Garage winemaking is incredibly fun but unfortunately falls short in comparison to the cellar. There is nothing quite as exciting as hand selecting your grapes and being elbow deep in fermenting skins and juice doing punchdowns.
After my first harvest, I quickly learned to stop apologising to every winemaker I met for my tannin and red-wine stained hands, mostly because everyone else’s hands looked exactly the same! Feeling small berries burst as you push down on the crush-cake in the basket press and watching deep purple droplets splatter out against your ‘harvest jeans’ cannot be replaced by diluting grape must in your garage.
It is also a lot easier to control the wine and fermentation process in a cellar, with Carbon Dioxide tanks at the ready to combat oxidation, and temperature regulated tanks to ensure optimal fermentation conditions, it’s hard to go wrong. Winemaking is by no means an easy task, you are constantly kept on your toes and have to watch your wines like a parent watches a pre-schooler with a pair of scissors – on high alert and ready to pounce if something goes wrong.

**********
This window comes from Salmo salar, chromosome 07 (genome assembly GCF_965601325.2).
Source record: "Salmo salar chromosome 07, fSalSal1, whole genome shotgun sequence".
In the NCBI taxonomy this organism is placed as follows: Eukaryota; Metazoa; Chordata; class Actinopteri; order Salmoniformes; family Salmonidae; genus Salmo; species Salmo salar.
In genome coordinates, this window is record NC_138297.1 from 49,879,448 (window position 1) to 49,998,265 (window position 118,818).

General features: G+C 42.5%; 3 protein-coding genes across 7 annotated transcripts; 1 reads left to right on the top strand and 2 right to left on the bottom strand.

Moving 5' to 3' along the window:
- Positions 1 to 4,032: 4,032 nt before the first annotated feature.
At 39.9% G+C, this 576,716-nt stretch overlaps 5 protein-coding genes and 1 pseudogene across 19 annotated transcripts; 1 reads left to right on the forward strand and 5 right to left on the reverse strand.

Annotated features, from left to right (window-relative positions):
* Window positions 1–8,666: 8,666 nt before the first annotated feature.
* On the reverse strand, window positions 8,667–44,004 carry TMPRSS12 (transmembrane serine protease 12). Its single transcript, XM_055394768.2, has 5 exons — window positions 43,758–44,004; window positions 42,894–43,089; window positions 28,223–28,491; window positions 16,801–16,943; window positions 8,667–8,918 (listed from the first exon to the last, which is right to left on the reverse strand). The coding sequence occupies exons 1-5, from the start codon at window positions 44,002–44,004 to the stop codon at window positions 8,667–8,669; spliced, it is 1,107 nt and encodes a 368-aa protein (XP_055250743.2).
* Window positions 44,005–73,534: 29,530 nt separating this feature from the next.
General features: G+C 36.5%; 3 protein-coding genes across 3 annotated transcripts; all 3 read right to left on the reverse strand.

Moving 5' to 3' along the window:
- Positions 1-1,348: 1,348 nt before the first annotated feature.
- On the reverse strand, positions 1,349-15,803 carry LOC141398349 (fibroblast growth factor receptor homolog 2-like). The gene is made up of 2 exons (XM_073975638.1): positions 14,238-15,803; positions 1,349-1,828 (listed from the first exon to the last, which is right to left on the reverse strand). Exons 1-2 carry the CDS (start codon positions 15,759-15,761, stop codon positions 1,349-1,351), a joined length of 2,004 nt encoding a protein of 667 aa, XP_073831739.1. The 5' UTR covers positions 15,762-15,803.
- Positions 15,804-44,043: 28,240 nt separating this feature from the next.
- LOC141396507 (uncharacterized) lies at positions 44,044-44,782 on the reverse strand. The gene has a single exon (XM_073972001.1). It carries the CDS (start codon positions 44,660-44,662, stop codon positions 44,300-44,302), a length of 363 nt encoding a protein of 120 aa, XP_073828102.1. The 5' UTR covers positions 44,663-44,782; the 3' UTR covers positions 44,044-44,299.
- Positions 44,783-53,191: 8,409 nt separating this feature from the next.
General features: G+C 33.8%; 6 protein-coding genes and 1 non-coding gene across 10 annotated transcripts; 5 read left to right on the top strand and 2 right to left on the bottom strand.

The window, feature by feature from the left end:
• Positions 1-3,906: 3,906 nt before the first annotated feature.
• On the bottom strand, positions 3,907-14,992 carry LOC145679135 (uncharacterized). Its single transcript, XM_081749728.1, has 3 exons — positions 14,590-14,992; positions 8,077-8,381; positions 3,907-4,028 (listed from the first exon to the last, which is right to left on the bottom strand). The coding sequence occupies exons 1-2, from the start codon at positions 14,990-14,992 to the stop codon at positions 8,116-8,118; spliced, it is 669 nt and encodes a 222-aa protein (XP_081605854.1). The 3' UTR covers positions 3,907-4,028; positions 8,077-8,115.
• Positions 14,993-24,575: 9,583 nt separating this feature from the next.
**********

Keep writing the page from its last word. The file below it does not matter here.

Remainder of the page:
I don’t think anything can quite compare to the anticipation of popping the bung on an oak barrel, religiously checking up on your wines and watching them improve weekly. Wood chips in a plastic fermenter just aren’t the same. If you are a wine enthusiast, a wine drinker or even just perhaps a curious bystander, the garage wine-kit can be a very exciting and new process to try. If you are a winemaker, it may be a bit difficult to overlook the minor things like, “do not rehydrate the yeast” or “leave an air gap of about 1 litre”, but I would like to encourage and challenge you to give it a go. Even if the final product isn’t amazing, it is still a very entertaining and enjoyable experiment!